One of the most common questions I get asked is: “What shoes should I get?” And rightfully so! There are endless options for types of shoes and specialty shoes, brands and colors, minimalist shoes and heavily cushioned shoes. There’s new research being done every single day on the shoes that are best for certain activities and terrains.
There are shoes at all ends of the spectrum, for every possible activity. No one wants to invest to buy shoes for every different activity all at once. That’s a lot of money and definitely not necessary if you’re just starting to train. So, what shoes do you need to buy? Let’s take a look at my personal shoe collection and find out!
the training shoe
If you’re looking to purchase one shoe, this is the one to get. It doesn’t have to be the one pictured, specifically. But, if you’re looking for an all-around gym shoe, I would recommend something like this.
The “training shoe” has a flat sole and is supportive enough for cross-training activities as well – jumping, running, biking, etc. The flat sole here is KEY. It allows us to have a stable base as we perform a variety of different exercises, such as squats, deadlifts, lunges, etc. It allows for stability, as opposed to a more traditional walking/running shoe, which we’ll talk about later, is designed to reduce impact and rock smoothly with each step.
Perhaps the most popular training shoes are Nike Metcons, Reebok Nanos, and No Bull Trainers. Personally, the Nike Metcons were my first and I recently made the swap for Reebok Nanos. I don’t have experience with the No Bull trainers, but I know fellow coaches who speak highly of them. Ultimately, you want to find a shoe with a flat, supportive sole to provide a stable base while giving you the ability to still run, jump, and move during your training.
Should you invest? Absolutely. If there’s one gym shoe you need, it’s something like this. It’s versatile, you can use it for a multitude of activities, and they last for years.
the minimalist shoe
Most recently, minimalist shoes are all the rage… and for good reason! Training barefoot, or as close to barefoot as possible holds a host of benefits. When we train without shoes, we allow the foot to do what it is designed to do – support and stabilize. Without shoes, we’re able to utilize a more active foot connection with the ground.
Although barefoot is great for ground connection, it’s not always possible. Especially in today’s world, many gyms have rules around wearing shoes and no one really wants to walk around a gym barefoot – unless you’re the one responsible for cleaning the gym, and you know it’s clean! Enter: Pedestal socks and other minimalist shoes.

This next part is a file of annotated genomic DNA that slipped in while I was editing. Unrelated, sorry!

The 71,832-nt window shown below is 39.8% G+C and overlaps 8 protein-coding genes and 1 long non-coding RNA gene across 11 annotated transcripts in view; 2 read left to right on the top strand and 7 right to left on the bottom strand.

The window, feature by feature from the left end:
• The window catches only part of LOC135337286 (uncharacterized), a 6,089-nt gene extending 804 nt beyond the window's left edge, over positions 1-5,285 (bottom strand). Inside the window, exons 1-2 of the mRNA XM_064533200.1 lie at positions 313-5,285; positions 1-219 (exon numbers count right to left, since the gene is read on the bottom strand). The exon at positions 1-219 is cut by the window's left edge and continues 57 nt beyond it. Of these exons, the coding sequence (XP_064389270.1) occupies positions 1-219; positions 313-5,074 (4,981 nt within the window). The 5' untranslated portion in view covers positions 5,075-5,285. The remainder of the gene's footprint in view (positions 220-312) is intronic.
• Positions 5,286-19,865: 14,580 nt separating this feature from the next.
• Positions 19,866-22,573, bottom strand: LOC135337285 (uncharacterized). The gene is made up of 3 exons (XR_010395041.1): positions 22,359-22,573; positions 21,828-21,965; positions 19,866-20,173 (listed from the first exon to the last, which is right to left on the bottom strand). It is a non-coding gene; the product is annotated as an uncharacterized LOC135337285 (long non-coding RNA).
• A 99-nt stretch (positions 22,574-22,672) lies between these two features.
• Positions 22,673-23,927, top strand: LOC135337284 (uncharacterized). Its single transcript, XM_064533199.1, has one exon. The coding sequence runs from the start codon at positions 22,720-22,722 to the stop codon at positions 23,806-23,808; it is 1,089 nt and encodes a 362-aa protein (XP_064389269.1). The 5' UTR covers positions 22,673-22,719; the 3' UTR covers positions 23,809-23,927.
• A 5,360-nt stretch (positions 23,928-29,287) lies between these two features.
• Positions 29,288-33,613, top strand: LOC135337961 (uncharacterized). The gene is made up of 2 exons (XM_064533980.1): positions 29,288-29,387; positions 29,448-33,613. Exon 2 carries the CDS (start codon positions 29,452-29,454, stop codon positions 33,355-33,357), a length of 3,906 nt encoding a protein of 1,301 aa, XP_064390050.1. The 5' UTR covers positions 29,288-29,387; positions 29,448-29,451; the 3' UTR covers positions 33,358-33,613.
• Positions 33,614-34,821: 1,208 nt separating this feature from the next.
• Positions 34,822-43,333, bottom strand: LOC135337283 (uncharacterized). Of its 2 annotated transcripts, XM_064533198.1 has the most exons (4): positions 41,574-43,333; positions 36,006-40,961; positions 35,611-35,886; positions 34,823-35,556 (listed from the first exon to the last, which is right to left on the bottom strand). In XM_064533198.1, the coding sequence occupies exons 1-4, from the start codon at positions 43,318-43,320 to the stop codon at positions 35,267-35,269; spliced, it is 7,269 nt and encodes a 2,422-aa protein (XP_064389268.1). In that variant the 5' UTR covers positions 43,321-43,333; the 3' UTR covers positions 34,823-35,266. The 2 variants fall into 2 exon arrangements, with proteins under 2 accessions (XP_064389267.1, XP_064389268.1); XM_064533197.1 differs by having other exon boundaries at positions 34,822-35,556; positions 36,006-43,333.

I started using Pedestal socks about a year ago and I love them! They have a grip pattern on the bottom that allows me to connect with the ground barefoot, while also providing stability with the grip of the sock. Another brand I’ve see is Vivobarefoot for minimalist, barefoot-like training shoes; though I haven’t taken the plunge to invest in my own pair quite yet!
Should you invest? Maybe! As much as I love barefoot training, I think a lot of it can be done in the socks that you already own! Until you want to commit to fully training barefoot OR your gym has a rule against working out in socks, I would tread carefully here. You may need to look into a Vivobarefoot or Vibram model to fulfill the “Shoes required” rule at your gym AND allow you to fully participate in all gym activities.
There are some activities that simply aren’t conducive to barefoot or sock-footed training. If you’re going to be outside and on trails, you may need some protection. (Check out Vibram shoes for all your outdoor, minimalist shoes you may need!) In the gym, it’s nearly impossible to push a heavy sled in socks; they just keep slipping off of your feet! In these cases, we may need to rely on a training shoe or other minimalist shoe with some grip and laces to get us through!
the running/walking shoe
This is the OG. When I first started getting into fitness and it started to become more popular in the last few years, everyone was training in something like this. Heavily padded, lots of cushion, arch support galore, etc. The shoe was supporting the foot through any and all activity.